- No recipient of this shared data may use the information as a basis to refuse or delay a call for service or cause others to refuse or delay a call for service.
Read more in the MDH/DPS Protocol Related to Executive Order 20-34 (pdf) and the Training Bulletin for First Responders (pdf). Please note, most cities do not have to take any action. Entities that operate a Public Safety Answering Point will need to sign confidentiality agreements. Cities should review with their first responders the protocols for how they will receive this data and what data to include in written reports.
A14. The Minnesota Department of Health encourages cities in this circumstance to reach out to your Regional Heath Care Preparedness Coordinator.
A15. No. In Emergency Executive Order 20-22, Gov. Walz gave the state auditor the discretion to suspend, extend, or otherwise modify any state statutorily imposed deadline or reporting requirement pertaining to reports or other filings to the state auditor by a political subdivision. As of Nov. 12, 2020 this executive order has been rescinded and all reporting deadlines are reinstated. If you have other questions regarding reporting, please refer to the frequently asked questions on the OSA website, email GID.OSA@osa.state.mn.us, or call (651) 297-3682. More details about future deadline suspensions or extensions will be posted on the website for the Office of the State Auditor.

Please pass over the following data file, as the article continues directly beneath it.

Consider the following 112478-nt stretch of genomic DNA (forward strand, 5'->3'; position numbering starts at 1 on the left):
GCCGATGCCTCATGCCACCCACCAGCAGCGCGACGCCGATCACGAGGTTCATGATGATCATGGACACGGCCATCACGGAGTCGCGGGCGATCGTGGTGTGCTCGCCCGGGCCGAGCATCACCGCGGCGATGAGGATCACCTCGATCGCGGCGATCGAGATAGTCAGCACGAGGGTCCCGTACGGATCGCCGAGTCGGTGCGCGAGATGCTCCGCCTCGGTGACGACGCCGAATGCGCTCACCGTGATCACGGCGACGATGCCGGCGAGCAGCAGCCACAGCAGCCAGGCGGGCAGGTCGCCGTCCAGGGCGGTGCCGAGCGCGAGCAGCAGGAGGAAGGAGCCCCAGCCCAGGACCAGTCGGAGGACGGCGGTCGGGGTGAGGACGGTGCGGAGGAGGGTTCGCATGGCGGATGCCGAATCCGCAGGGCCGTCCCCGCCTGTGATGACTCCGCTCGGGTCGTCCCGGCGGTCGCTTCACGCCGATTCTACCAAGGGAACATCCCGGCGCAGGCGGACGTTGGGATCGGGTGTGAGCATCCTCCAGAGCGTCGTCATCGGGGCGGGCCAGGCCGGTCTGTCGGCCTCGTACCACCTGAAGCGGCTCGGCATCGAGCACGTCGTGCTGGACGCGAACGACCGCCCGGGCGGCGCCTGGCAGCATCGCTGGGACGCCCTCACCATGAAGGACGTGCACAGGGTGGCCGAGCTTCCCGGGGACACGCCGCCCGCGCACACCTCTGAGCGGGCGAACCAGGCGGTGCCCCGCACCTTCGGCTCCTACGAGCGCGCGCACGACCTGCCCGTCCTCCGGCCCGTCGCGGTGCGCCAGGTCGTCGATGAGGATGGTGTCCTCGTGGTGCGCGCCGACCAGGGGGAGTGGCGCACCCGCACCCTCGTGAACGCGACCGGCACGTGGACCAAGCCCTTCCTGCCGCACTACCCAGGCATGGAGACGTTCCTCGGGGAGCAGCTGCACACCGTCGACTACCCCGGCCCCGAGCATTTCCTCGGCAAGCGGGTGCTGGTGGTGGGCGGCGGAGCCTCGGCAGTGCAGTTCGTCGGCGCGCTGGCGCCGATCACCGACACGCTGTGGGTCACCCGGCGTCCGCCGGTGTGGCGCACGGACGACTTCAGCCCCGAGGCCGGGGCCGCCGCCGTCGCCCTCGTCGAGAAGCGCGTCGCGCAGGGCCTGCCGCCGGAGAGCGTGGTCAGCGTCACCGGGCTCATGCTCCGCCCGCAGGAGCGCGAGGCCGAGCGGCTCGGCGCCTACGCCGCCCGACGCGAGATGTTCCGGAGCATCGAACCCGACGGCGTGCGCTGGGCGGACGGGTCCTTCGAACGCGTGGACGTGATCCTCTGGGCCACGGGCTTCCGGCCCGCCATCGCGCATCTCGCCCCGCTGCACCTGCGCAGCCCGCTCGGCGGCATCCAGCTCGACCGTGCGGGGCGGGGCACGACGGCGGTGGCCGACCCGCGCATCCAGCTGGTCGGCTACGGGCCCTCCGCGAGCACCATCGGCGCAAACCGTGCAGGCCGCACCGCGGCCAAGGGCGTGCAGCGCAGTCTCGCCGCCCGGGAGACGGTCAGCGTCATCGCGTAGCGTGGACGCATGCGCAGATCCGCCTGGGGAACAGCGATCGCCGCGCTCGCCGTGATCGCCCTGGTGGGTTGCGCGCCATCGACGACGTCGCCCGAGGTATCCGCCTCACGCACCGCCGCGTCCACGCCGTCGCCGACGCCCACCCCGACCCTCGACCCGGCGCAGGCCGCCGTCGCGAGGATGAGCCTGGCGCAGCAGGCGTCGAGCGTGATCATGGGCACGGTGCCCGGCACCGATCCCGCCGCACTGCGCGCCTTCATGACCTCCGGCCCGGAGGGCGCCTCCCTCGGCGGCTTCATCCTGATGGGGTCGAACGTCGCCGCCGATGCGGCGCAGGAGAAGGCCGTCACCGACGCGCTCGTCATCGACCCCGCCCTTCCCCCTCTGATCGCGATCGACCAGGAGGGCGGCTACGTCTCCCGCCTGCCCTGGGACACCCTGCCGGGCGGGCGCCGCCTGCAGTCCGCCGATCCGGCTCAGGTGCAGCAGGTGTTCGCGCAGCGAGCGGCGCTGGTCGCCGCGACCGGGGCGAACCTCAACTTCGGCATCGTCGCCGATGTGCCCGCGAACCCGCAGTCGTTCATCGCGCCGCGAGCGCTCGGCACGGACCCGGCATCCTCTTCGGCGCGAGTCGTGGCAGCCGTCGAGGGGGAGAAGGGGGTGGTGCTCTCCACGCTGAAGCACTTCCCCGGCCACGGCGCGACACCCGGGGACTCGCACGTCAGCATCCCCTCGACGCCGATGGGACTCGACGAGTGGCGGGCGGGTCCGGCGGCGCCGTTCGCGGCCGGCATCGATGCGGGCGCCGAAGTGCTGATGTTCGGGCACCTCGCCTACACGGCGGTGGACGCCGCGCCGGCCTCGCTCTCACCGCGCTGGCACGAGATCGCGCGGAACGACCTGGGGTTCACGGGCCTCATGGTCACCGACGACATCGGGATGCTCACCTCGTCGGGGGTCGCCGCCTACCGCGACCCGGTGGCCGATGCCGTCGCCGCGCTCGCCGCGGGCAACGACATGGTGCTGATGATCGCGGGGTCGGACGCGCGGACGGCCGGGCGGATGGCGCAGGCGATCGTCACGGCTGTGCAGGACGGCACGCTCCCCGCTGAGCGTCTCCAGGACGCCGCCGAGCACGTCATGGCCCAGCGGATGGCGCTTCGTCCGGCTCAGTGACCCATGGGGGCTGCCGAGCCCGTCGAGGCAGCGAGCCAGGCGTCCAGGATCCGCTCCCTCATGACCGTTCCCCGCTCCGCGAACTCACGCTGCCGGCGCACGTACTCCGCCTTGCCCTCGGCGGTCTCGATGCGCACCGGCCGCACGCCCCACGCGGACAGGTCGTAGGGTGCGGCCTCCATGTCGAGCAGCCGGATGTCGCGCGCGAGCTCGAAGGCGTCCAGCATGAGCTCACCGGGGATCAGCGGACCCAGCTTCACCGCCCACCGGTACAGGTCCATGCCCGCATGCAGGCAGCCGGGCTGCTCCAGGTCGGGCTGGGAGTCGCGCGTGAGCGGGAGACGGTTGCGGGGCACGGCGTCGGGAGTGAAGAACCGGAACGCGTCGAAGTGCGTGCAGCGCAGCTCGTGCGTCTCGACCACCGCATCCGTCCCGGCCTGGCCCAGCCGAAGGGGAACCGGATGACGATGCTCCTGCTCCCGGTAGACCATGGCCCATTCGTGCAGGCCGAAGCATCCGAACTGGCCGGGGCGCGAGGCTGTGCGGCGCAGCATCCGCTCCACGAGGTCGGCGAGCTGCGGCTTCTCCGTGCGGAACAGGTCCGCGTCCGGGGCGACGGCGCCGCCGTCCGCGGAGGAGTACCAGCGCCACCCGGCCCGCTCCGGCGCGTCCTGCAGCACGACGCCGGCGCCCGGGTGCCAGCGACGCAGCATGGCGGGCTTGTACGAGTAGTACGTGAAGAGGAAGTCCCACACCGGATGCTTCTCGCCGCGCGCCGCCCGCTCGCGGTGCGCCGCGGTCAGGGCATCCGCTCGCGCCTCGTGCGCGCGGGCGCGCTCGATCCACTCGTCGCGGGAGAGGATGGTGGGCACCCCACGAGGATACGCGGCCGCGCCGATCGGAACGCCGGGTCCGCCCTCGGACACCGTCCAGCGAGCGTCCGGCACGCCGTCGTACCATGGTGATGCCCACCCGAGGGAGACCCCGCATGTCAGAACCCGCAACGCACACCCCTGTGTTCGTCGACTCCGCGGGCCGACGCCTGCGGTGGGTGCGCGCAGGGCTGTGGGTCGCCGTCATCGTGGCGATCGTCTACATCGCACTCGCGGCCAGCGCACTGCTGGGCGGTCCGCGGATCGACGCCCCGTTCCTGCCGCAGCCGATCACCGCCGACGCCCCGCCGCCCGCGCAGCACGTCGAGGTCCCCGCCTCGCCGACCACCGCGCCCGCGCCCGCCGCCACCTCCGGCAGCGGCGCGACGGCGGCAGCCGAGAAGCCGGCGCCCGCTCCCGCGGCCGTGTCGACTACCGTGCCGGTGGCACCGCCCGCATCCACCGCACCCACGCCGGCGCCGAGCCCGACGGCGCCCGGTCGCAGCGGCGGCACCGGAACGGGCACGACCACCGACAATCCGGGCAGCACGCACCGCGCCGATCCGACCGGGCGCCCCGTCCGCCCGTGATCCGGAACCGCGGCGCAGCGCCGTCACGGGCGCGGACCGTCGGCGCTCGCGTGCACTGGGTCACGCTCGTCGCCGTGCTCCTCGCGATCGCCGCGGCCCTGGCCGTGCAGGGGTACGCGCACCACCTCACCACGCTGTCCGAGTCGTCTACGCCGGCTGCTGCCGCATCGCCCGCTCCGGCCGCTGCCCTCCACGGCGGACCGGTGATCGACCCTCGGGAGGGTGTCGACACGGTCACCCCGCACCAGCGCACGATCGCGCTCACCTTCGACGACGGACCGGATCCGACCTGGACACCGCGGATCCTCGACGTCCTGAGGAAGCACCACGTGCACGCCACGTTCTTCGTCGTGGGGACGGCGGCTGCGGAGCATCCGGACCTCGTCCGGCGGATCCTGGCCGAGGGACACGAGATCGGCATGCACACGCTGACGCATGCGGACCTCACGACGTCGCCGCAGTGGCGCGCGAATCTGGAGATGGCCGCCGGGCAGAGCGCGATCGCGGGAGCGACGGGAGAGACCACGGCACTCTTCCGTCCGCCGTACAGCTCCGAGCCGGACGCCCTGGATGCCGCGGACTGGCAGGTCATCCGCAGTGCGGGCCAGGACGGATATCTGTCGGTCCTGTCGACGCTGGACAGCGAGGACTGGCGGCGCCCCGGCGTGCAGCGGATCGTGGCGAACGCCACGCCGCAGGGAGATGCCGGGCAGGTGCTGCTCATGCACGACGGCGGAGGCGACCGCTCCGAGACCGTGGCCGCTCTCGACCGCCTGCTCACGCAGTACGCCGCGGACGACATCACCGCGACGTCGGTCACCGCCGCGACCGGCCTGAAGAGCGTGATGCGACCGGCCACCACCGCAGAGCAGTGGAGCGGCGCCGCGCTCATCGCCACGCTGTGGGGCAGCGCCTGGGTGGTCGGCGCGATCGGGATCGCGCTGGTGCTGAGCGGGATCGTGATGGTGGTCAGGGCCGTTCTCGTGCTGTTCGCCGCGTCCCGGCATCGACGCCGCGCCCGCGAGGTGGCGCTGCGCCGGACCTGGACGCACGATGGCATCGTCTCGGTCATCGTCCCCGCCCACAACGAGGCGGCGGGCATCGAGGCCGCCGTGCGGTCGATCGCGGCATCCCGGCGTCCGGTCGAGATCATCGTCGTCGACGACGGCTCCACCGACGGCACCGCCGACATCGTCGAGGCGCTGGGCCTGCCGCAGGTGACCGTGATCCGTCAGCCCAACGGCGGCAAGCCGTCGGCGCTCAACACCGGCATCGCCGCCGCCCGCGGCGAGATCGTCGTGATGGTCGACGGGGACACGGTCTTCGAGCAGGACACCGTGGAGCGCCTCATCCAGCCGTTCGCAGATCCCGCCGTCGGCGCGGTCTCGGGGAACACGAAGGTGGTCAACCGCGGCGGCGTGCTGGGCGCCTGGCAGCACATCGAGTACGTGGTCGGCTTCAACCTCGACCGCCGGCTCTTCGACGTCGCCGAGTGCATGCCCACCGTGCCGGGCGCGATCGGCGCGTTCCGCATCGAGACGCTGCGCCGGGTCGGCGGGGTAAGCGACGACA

Q16. Can the city financially support local businesses that have been forced to close or are struggling due to the COVID-19 outbreak?
A16. There is no authority in state law for a city to financially support businesses. In addition, it is likely that there is no public purpose for such an expenditure. The Office of the State Auditor consistently emphasizes that there must be legal authority and a public purpose for expenditures of public funds. Charter cities should refer to their charter to see if such authority exists. Cities may be able to provide assistance through an economic development authority, but should consult legal counsel for an analysis of potential avenues of assistance.
Financial assistance from the Small Business Administration and Minnesota Department of Employment and Economic Development may soon be available.
A17. Yes! The MDH has a variety of COVID-19 informational materials in Spanish, Hmong, Russian, and many other languages.
Get MDH COVID materials in different languages
Q18. Should the city require participants in recreation activities to sign a waiver and release of liability?
A18. The decision to use waivers is a policy question for each city. Some cities may take the approach that if the city’s negligence causes an injury (and the city is not immune from liability), the city should be held responsible. In that case, a waiver would not be appropriate. Other cities may take the position that the city should do everything possible to protect the city from liability, including the use of waivers. LMCIT does not have a formal position to encourage or discourage the use of waivers.